Patricia Ticer, a Democratic State Senator from Alexandria, says that Cuccinelli was easy to get along with in a social context and difficult to deal with in a political one. “He pretty much was off the wall on most of his issues,” says Ticer. “So I don’t know that he really expected most of the things that he patroned to pass.”
To win the nomination for attorney general, Cuccinelli beat out more moderate opponents at a May 2009 GOP convention. At the time, some Democrats were pleased with a polarizing figure considered more vulnerable in the general election. As a state senator representing a swath of Fairfax County, Cuccinelli eked out his 2007 election by only 101 votes.
Yet in the general election, Cuccinelli won 58 percent of the statewide vote—more total votes than any other AG candidate in Virginia history (a fact he is fond of pointing out). Did his big win come because of or in spite of his far right views?
“He was treated like he was a normal, nominal Republican instead of the true activist conservative that he is, and I don’t think that ever got across to voters before they voted for him,” says Ben Tribbett, who runs the left-leaning blog “Not Larry Sabato.”
“I think McDonnell took such a big lead [over Creigh Deeds] that the whole ticket was sleeping and the media was so busy covering the sleep that it wasn’t really covering the issues.” That killed the down-ballot candidates, in Tribbett’s view. “An attorney general candidate can’t go organize 20,000 canvassers.”
Isaac Wood, political analyst at the UVA Center for Politics, also thinks Cuccinelli’s win is explained by McDonnell’s huge lead over Deeds. “If you’re looking for the main explanation of why he won, I’d say that has to be it,” says Woods. “At the same time, nobody can claim that Ken Cuccinelli was hiding his true ideology on the campaign trail. It’s impossible to say if voters were holding their nose and voting the Republican ticket.”
The Madison-Reagan axis
Cuccinelli was born in New Jersey, but schooled in Virginia. A Catholic, he got a mechanical engineering degree at UVA and a law degree at George Mason University, and co-founded a small firm in Fairfax County.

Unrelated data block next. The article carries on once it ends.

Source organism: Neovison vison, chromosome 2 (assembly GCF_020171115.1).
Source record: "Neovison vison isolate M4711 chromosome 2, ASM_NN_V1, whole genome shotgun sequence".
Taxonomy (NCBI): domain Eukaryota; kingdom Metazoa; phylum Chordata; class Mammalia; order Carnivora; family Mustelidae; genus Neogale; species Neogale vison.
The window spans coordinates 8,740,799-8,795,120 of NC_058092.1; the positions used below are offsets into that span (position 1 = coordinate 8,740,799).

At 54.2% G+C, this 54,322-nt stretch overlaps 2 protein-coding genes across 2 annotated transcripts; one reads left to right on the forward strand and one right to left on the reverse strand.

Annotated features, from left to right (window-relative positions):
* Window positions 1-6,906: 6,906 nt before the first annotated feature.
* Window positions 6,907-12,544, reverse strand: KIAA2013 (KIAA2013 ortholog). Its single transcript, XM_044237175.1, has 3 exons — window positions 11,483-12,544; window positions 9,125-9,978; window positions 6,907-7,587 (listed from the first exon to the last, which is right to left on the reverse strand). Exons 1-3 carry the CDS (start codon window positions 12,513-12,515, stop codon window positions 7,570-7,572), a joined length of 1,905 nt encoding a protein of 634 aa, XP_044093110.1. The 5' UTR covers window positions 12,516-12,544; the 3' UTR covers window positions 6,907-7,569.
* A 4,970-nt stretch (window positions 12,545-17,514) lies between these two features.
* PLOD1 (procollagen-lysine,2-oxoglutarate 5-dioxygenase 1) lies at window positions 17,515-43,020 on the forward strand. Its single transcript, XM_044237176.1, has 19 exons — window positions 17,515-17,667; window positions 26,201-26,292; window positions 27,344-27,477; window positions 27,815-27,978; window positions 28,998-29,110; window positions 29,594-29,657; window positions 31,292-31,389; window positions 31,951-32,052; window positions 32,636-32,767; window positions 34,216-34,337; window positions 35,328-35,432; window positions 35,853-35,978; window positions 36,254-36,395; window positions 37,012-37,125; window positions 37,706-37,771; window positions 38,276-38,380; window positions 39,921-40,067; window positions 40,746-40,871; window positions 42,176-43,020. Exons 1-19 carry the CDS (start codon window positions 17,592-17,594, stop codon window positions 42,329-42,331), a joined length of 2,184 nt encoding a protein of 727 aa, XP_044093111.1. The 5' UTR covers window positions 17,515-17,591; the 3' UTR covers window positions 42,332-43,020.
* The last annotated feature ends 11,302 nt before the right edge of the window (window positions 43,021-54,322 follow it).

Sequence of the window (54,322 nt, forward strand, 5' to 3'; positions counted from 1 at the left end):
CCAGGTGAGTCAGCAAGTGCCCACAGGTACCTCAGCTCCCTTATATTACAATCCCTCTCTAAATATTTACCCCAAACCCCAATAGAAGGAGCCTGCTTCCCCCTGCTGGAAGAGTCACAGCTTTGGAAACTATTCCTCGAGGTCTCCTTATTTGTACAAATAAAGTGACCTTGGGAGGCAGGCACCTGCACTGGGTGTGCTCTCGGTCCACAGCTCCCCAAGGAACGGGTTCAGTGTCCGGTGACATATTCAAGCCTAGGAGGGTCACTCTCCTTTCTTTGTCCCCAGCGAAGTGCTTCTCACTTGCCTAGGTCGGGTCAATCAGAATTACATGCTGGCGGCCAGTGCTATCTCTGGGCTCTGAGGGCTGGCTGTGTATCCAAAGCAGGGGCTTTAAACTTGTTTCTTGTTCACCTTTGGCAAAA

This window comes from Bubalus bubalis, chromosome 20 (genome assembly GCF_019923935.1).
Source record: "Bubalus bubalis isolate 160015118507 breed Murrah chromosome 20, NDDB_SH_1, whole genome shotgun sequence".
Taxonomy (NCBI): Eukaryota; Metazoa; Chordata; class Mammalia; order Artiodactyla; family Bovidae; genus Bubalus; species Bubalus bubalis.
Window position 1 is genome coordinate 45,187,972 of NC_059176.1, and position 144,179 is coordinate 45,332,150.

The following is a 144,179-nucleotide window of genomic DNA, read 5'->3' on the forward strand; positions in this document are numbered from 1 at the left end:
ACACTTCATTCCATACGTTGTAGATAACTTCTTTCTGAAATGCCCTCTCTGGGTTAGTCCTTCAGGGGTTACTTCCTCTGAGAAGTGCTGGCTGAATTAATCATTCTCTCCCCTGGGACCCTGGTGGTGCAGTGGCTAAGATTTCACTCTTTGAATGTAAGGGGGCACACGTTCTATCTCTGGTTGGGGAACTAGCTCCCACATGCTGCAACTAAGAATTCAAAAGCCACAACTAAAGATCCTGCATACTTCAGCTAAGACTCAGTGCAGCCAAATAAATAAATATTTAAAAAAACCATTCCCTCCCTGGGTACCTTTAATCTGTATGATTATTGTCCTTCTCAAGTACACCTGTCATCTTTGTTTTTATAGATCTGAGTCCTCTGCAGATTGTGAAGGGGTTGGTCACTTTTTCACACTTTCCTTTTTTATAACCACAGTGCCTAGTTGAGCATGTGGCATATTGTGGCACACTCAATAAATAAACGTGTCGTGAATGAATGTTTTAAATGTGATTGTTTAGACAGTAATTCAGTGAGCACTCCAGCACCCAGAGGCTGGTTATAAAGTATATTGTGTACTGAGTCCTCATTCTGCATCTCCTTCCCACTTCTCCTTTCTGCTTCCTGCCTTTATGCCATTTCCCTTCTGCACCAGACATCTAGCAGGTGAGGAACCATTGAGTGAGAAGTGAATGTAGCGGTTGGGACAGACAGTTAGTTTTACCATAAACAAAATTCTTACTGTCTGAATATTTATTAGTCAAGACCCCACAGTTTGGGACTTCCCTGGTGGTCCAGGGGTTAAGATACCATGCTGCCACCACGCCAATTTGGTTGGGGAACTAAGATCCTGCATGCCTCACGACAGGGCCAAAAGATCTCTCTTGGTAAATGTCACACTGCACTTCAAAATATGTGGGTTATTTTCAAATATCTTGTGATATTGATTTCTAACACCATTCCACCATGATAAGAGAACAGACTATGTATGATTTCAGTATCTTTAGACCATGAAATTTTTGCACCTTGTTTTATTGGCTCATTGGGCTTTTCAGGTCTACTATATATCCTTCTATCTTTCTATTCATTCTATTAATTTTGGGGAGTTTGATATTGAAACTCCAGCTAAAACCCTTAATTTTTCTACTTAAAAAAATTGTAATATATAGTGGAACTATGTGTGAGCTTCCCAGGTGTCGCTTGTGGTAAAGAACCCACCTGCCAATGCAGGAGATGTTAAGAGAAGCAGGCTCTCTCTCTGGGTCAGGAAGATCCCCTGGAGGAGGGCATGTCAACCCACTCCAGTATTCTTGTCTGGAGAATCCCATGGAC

“I think of myself as a Madisonian liberal,” Cuccinelli says with a chuckle in a phone interview with C-VILLE. “In today’s parlance, I’m basically a small government conservative.” He cites James Madison and Ronald Reagan as the two political thinkers who have influenced him most. Both were firm believers in limited government—as is Cuccinelli.
“Unless something very unforeseen happens,” he says, “I’ll probably always be arguing to reign in the growth of government for the duration of my political career.”
Cuccinelli doesn’t consider himself a libertarian—he doesn’t go for the legalization of drugs and prostitution (his opposition to gay marriage also stands in contrast to many libertarians). He does, however, share a libertarian concern of government overreach that verges on paranoia. At a campaign event last year, he told an audience that he and his wife, Teiro, were considering not getting a social security number for their seventh child because “it is being used to track you.” Four of their children are home schooled.
It’s no wonder, then, that the white whale of Cuccinelli’s current targets is the health care bill—and that at its core is an issue of federal power.
The health care bill includes a provision that requires individuals to purchase health insurance or else pay a penalty to the IRS. That provision is a linchpin of the health care reform bill, justified, says the federal government, by the Constitution’s Commerce Clause, which gives Congress the power “to regulate Commerce with foreign Nations, and among the several States, and with the Indian Tribes.”
But does this allow the federal government to require individuals to buy health insurance? Cuccinelli argues that the demand crosses a line by regulating inactivity. “If commerce comprehends a decision not to engage in economic activity, and the command to purchase health insurance or pay a penalty is valid, Congress has a power under the Commerce Clause indistinguishable from a national police power,” his office argues in court documents. The first judicial ruling will come within a month, on the federal government’s motion to dismiss.
Cuccinelli is not alone in seeing this Commerce Clause issue. As the health care bill worked its way through the legislature, the Congressional Research Service told the U.S. Senate, “it is a novel issue whether Congress may use this clause to require an individual to purchase a good or a service.” Florida’s attorney general has also filed suit over the health care bill, and that lawsuit also has this individual mandate issue at its core.